Step by step, The Man strolled through the alley, parting the revelers. “Chill,” someone said to no one in particular but to everyone who could hear her. “Chill.” The cops got to the end of the row right as one youngster had just inhaled a massive toke. He had no choice but to blow it out, pretty much right in one of the officer’s faces. He ignored it, took a peek up a nearby staircase, turned around and walked back out. On his way, he smiled at an old hippie in a corduroy jacket, and uttered two words no one ever thought they’d ever hear from a police officer’s mouth in the United States of America:

“Happy 420.”

Happy, anxious 420. Rage on, with one eye over your shoulder. Celebrate this newfound freedom, but mind the fact that you’re still breaking federal law, or maybe some other state law, or maybe city code. Puff down, but be a little paranoid.

This was the state of a holiday steeped in excitement and uncertainty in Seattle. Happiness but no outright jubilation. Progress, but so many unanswered questions.

“This year represents victory, and advancement,” said Vivian McPeak, one of the event’s organizers. “They used to laugh at us when we talked about legalizing marijuana. Nobody’s laughing now.”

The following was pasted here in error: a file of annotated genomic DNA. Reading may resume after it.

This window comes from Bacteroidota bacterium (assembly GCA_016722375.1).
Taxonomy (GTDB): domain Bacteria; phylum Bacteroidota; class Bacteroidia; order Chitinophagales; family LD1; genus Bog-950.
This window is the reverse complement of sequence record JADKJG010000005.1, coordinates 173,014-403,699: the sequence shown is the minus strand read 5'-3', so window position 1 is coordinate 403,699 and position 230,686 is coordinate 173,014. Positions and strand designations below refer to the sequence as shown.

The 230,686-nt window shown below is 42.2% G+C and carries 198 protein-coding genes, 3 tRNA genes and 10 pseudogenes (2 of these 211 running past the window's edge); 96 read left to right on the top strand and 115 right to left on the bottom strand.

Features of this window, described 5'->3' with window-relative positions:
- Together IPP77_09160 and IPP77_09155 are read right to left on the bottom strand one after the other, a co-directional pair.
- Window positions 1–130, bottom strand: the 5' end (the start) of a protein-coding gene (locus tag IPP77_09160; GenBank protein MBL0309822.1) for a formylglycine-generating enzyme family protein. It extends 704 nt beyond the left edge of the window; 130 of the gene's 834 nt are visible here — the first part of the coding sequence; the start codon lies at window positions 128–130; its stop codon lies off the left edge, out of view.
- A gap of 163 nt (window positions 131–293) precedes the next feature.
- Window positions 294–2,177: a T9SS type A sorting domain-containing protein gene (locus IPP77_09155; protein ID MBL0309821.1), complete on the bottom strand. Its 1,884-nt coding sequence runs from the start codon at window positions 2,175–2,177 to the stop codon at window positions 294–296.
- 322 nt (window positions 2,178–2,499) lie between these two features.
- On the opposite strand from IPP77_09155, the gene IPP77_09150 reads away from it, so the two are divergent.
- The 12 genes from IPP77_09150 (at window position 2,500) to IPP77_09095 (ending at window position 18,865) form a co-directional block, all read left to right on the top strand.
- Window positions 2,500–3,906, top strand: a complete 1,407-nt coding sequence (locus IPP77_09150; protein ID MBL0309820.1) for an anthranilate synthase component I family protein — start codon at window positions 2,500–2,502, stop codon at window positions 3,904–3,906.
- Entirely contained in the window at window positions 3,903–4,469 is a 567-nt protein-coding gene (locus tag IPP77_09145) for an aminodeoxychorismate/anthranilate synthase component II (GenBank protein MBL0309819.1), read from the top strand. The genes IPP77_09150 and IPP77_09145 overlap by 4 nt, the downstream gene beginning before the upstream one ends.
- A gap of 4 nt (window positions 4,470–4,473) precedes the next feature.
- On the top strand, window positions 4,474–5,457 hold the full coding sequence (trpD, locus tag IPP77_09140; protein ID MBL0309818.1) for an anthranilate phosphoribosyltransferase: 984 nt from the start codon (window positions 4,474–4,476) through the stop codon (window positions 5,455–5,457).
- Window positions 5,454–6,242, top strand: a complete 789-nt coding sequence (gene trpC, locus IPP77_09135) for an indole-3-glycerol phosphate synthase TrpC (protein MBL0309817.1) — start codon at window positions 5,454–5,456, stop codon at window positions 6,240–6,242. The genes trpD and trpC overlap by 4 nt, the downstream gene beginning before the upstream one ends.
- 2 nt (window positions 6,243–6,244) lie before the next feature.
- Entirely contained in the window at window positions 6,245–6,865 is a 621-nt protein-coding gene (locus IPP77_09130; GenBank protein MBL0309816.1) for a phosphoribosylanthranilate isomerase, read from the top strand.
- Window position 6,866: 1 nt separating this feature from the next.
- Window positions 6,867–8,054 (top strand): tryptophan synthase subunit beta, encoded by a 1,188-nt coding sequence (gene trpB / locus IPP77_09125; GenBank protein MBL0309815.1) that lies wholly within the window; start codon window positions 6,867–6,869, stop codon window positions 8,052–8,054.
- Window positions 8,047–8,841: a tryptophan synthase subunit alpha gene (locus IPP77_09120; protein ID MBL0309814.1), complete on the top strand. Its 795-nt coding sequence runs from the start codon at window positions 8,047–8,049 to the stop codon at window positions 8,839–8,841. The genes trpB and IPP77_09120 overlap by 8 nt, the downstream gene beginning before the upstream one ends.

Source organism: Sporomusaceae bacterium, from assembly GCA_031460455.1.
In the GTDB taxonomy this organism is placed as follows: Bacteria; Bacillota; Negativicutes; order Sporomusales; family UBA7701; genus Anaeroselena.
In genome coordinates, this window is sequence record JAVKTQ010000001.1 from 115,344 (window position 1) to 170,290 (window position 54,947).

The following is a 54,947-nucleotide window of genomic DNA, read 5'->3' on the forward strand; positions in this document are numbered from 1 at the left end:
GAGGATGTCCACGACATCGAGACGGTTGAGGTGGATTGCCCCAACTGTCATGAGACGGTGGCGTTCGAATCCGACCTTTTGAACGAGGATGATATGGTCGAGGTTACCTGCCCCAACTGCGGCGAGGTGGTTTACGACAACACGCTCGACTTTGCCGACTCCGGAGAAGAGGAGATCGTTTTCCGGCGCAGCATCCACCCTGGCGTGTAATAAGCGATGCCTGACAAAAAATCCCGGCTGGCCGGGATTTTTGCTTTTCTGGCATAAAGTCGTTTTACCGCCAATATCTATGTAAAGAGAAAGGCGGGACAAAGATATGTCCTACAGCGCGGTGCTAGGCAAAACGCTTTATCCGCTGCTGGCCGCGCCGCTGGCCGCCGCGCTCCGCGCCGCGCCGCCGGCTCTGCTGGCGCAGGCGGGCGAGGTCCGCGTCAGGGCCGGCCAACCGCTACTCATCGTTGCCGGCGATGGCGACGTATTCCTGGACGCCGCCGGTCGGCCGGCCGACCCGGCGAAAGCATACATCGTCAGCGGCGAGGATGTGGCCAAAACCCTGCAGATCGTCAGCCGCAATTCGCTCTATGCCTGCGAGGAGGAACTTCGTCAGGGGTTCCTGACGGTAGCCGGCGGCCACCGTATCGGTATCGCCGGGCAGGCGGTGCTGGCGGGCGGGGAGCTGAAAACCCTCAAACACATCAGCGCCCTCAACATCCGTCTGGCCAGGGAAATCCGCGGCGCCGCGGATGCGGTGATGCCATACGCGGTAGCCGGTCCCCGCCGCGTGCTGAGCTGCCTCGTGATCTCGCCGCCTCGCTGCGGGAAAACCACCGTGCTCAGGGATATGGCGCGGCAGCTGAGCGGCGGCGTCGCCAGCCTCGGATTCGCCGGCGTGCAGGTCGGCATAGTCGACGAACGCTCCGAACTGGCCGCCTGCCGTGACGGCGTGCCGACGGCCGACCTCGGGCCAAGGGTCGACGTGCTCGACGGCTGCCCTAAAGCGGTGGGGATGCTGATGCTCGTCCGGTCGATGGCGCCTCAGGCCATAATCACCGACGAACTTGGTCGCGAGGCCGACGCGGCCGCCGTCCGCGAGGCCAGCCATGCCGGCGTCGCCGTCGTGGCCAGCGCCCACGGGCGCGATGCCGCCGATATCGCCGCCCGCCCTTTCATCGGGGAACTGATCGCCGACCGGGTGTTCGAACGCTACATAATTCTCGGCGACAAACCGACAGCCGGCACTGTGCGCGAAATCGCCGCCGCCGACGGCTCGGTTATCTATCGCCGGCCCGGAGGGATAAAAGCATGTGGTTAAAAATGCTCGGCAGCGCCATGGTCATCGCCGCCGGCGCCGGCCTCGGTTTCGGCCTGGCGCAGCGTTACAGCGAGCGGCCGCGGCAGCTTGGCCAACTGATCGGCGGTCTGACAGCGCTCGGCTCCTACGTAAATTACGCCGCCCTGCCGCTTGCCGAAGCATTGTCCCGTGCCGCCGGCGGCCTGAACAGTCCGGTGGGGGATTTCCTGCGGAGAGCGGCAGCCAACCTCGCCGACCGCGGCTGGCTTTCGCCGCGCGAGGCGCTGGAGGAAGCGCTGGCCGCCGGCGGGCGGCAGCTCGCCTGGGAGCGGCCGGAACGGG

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In part, that’s because there’s an infinite amount of uncertainty about what all this means. Even Raekwon has his doubts, the legendary rapper and member of the Wu-Tang Clan explained as he sipped Hennessy from a Styrofoam cup in the back room of a boutique clothing store named Alive & Well on Capitol Hill, a few minutes after the significant time of 4:20 p.m. on 4/20 had passed.

Don’t get him wrong, the rapper told The Daily Beast: Raekwon loves marijuana, and has been smoking it for three quarters of his life.

“It didn’t make me a bad person,” he said. “It made me an innovative, creative person. A conscious person. A greater emcee. It’s an enhancement.” 

But this headlong rush towards legalization makes him a little uneasy, too. He has kids. He doesn’t want to see weed overly glorified. It’s a plant, but it’s also a drug, and that’s not always a good thing for everybody who uses it.

“Legalization is cool, but it’s then it’s not so cool,” he said. “It’s from the earth; you’re getting real good THC from the ground. But the bad thing is you’re giving it too much of an opportunity for children to want to explore it. I don’t want kids to glorify it like that.” 

In Washington at least, that debate is over for now, as lawmakers and stakeholders turn to a blizzard of questions that must be sorted out before the Evergreen State can start calling itself “Wamsterdam.” Few are as familiar with the labyrinth of twists as turns ahead as 28-year-old Seattle attorney Hilary Bricken, who is three years out of law school and now devoted entirely to the subset of her firm now called “Canna Law Group,” which is slammed with clients.